As for the authors of the article, they question the validity ofportaying any crime against the national majority of a country as a hate crime(in this writer’s view, quite rightly). In other words, since the legalcategory of ‘hate crimes’ has been established to protect the rights ofvulnerable and underprivileged groups, it cannot be applied to the vast majorityin a given country, even if at an individual level we can ascertain that oneparticular minority member (in this case, a Roma) is or was indeed prejudicedand even hostile towards Hungarians because of their nationality.After briefly looking at the collective victimisation ofHungarians in the context of ethnic conflicts, let us now shift our attentionto another interesting example of the collective Hungarian mindset: ourmemories of World War I, or, as it was referred to in Hungary as well as other partsof Europe, ‘The Great War’.

According to Szarka (2015), any significant eventusually  only remains part of thecollective memory of the families that experienced it for no longer than 60-70years. However, it seems that for some reason ‘The Great War’ is an exceptionto this rule, as even today we hear of long-lost diaries and photos ofgreat-great-grandparents and other instances of reliving the trauma of thistragic conflict and its consequences. According to the article, the nationaltrauma of Trianon, although an important factor, was not nearly the only reasonfor the depth and sheer force of these memories.

 World War I brought an enormous change for Hungary evenbefore Trianon or the massive losses of human lives. In the period of peace andprosperity right before the war, Hungary had begun an almost unprecedentedprocess of urbanization and modernization. It seemed that the average Europeanwages and standard of living were no longer out of reach for the nation as awhole, even if urbanisation often brought along its own set of problems on asocial level. When the armed conflicts began, Hungary, as many other countries,welcomed it at first with a wave of idealistic euphory. However, the massiverecruitment disturbed the established daily routines and processes of theemerging cities. Trade rates soon dwindled as the number of the employeddecreased with the recruitment of each soldier. This in turn led to increasedunemployment, unpaid taxes and even less spending.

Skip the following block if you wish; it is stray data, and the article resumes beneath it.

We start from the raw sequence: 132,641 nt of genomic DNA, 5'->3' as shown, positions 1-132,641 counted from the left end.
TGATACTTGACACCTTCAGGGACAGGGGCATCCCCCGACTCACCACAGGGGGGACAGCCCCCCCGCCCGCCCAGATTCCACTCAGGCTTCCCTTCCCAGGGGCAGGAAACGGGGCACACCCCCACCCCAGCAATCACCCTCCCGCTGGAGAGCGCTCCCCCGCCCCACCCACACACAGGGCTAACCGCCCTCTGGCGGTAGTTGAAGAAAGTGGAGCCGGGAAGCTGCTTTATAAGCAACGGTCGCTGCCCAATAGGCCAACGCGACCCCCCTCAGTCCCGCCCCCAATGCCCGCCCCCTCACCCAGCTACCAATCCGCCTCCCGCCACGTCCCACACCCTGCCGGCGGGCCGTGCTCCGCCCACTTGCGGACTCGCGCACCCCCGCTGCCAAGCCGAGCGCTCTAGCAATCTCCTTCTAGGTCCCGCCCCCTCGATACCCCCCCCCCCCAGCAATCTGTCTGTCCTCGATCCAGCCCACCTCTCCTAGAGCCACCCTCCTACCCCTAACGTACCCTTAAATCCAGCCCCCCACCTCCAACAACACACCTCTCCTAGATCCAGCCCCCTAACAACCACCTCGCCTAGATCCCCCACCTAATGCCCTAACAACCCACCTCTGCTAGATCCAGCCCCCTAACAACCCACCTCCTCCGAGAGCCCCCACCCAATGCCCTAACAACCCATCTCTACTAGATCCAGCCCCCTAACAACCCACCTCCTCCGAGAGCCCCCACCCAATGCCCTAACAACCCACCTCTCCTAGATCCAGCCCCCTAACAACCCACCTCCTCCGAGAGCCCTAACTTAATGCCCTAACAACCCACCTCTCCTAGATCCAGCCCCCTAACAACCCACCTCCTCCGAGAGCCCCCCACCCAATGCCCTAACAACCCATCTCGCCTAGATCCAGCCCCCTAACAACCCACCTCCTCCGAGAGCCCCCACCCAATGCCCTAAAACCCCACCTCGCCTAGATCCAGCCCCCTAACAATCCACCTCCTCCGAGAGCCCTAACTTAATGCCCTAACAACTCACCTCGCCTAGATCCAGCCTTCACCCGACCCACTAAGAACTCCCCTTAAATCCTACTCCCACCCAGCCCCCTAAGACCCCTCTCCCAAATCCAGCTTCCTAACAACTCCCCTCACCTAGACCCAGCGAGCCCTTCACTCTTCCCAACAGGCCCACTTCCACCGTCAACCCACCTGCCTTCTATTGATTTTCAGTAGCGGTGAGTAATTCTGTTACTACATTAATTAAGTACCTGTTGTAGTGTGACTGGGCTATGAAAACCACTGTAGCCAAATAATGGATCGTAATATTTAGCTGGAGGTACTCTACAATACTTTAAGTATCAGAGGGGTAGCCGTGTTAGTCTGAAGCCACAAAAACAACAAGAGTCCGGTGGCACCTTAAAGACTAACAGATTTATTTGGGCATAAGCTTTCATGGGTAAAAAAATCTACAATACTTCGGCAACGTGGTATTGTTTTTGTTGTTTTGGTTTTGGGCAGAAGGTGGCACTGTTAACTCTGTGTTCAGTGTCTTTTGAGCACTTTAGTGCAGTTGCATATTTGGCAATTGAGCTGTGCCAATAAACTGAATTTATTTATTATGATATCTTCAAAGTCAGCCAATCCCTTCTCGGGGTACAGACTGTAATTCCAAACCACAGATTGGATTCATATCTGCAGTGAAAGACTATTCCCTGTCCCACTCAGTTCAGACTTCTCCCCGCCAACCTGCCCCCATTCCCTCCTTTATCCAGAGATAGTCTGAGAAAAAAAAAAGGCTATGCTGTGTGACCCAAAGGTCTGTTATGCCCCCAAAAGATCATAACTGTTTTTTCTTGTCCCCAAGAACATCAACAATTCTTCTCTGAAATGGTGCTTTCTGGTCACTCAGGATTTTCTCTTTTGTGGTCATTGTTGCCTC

The article also calls attention to the observations of TiborSzenti, an etnography expert who, upon reading hundreds of letters written bysoldiers of the time, came to the conclusion that the very sense of timechanged during the war period. Time sometimes seemed to stand still for months,and other times seemed to accelerate to an unbearable stream of events. On theone hand, soldiers on the fronts often didn’t notice for as long as 2-3 daysthat they hadn’t eaten at all, being completely engulfed in the life-or-deathsituation surrounding them. On the other hand, at times the same soldiers wereidle at camp, unable to reach their families, for whom the daily toil andpoverty that the loss of male workforce meant also decelerated and unified timeas an endless, monotonous state of agony with no possible escape route. In conclusion, both articles call our attention to how thecollective mindset of our community can influence either the way we view others(as in the first article), or how (and why) we remember major historicalevents. Therefore, it is of huge importance that we do not forget what asubstantial effect the larger community can have on our cognitive and affectiveideas.